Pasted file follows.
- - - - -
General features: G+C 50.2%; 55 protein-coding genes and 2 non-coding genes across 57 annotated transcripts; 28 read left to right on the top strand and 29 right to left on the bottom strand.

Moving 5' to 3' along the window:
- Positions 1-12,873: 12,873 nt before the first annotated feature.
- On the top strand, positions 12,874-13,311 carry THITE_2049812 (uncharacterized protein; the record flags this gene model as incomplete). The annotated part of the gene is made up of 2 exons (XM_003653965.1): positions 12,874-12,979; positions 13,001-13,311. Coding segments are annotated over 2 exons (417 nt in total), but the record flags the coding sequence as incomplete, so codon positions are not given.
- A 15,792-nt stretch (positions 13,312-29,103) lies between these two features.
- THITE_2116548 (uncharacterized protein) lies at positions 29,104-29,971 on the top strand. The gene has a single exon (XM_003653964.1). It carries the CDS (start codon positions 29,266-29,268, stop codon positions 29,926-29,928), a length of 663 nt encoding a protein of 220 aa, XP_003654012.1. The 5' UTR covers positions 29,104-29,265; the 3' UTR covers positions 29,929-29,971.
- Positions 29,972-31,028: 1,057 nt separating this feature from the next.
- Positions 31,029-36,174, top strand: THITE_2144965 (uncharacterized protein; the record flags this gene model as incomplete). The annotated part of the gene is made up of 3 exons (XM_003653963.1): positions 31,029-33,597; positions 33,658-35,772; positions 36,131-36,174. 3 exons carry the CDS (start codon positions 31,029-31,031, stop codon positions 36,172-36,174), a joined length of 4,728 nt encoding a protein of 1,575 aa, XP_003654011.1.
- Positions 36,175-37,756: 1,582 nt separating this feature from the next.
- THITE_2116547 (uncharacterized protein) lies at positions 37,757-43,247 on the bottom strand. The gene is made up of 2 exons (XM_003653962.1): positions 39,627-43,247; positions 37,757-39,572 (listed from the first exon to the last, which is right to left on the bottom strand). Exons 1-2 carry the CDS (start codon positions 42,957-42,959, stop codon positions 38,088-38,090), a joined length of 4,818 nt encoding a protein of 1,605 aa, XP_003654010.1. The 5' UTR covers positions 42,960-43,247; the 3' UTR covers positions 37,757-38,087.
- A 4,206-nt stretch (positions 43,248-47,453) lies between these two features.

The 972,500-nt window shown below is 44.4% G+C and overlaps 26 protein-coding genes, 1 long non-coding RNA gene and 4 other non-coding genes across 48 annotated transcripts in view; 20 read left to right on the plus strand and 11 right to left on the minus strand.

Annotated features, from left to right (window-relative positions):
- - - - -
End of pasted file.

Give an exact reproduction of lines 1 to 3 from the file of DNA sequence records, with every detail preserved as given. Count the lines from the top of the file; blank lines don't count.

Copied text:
General features: G+C 50.2%; 55 protein-coding genes and 2 non-coding genes across 57 annotated transcripts; 28 read left to right on the top strand and 29 right to left on the bottom strand.

Moving 5' to 3' along the window:
- Positions 1-12,873: 12,873 nt before the first annotated feature.